Lockman Pottery   SALT Fired 
Call Me at (704) 922-7160

      Salt tends to reveal clay at its rawest and often finest.



LOCKMAN POTTERY- Dallas, North Carolina                                                                                

Barry Lockman makes a variety of pots which are fired with # 2 diesel oil and wood using salt to glaze and seal the pots. Locally dug clay and minerals are used for making and decorating.    

                                 Lockman Pottery – Salt fired      


     In my youth ,  I roamed the woods and fields, occasionally wading in a creek taking delight in squeezing clays I found on the banks.

     Later, I was haunting museums in Europe, and being awed by the majestic beauty of the German, Austrian, Swiss and Italian Alps. The feelings evoked by those European experiences followed me as I worked in clay at Gaston College near my home in Dallas, North Carolina where I built a kiln and set-up my burgeoning pottery.  My fascination with local clays continues to this day; I dig my clay on a hillside above the creek where I played as a boy.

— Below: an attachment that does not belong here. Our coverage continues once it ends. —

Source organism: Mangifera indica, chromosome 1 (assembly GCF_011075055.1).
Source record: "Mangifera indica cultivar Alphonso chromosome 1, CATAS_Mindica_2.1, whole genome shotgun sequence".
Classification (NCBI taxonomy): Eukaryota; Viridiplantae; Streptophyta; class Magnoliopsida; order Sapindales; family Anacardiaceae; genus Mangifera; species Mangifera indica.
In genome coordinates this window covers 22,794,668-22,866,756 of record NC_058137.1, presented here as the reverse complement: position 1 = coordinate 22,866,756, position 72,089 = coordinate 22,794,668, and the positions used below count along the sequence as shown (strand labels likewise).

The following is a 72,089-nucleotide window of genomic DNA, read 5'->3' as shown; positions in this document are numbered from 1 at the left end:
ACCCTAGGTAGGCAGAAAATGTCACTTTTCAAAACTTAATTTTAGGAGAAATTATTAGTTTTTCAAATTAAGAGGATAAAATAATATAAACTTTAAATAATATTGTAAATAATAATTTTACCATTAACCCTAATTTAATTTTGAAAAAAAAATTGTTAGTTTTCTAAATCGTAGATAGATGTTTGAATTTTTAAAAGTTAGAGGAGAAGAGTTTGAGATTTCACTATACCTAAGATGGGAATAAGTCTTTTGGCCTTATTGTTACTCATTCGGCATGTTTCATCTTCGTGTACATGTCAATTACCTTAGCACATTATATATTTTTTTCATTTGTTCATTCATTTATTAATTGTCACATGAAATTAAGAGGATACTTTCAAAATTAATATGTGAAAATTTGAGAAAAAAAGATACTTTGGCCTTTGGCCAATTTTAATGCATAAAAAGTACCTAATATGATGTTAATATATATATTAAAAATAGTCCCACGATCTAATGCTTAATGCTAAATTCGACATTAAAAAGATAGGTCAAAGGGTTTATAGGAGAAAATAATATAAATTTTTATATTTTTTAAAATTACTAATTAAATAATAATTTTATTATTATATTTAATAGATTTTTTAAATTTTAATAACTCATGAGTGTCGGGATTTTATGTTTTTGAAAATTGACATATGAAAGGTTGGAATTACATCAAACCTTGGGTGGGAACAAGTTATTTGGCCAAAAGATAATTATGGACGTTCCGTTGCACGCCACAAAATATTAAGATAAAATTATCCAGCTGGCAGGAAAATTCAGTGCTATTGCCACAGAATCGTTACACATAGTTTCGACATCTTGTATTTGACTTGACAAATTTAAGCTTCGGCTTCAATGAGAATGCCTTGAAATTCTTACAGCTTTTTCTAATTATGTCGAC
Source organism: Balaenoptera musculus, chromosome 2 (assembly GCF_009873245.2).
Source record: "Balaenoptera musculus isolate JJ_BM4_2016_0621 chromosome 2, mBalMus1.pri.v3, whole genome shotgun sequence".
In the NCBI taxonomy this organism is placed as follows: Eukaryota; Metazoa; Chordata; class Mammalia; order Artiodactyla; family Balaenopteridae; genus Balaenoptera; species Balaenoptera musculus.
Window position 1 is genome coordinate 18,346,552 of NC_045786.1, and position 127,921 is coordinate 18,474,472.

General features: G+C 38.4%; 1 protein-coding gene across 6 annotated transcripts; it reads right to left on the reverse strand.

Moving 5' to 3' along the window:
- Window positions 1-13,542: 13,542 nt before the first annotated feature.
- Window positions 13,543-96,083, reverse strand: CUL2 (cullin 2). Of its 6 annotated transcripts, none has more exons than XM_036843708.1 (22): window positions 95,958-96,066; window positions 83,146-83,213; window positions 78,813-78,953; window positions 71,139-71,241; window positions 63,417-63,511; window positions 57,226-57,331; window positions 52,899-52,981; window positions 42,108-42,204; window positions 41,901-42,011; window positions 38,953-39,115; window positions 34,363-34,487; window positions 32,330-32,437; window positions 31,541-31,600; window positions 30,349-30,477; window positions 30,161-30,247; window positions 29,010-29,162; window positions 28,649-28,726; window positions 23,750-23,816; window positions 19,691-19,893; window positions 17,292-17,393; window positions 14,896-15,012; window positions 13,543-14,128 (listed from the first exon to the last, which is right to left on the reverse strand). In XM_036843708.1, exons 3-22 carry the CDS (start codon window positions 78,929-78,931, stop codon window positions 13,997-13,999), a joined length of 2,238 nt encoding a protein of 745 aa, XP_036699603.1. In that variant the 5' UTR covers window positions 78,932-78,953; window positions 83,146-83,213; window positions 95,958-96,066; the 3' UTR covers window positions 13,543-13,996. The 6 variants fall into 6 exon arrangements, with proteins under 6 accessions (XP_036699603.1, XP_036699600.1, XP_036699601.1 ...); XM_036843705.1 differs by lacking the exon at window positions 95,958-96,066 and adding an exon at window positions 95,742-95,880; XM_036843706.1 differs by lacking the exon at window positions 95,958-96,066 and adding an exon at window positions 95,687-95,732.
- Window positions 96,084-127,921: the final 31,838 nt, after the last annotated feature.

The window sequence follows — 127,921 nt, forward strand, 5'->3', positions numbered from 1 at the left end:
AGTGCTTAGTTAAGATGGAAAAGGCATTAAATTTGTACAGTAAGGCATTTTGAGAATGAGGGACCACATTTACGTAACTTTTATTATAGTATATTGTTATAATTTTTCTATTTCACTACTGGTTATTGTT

Clay, slips and glazes are composed mostly of local materials found in Gaston and Lincoln counties. 

     After the clay has dried, a hammermill beats the clods to  finer particles. The hammered clay and some kaolin is added to enough water  in a modified cement mixer to produce a “souplike  blend” that I pour through  a 20-mesh house screen onto dewatering trays.  In three to six weeks, drying thickens the blend into a workable clay which I pug and store in airtight refrigerators. 

       I used a traditional kick wheel  the first 12 years and now a motorized wheel. While throwing pots I often brush on colored slips. The next day I apply handles or spouts, sign BL and stamp each pot.  At the blackhard stage of drying I glaze all pots.  One favorite glaze is composed of the granite tailings remaining from my drilled well; another includes N C red clay.   After completing 200 to 300 pots, I load my 74 cubic foot sprung arch kiln fueled with #2 oil and wood..  I once - fire to cone 12, about 2400 degrees fahrenheit. Salt thrown into the kiln reacts with silica in the clay or slips to produce a glaze.


    Nature creates beauty all around us fresh each day and I aspire to capture some of life’s beauty and freshness in my pots.

    Salt tends to reveal clay at its rawest and often finest. 

Barry Lockman

206 Old NC 277 Loop  

Dallas, N C 28034


                                E-Mail:  lockmanpottery@bellsouth.net

                                 Website:  Lockman Pottery

Imagine:  Weathered from stone to clay in a few hundred million years.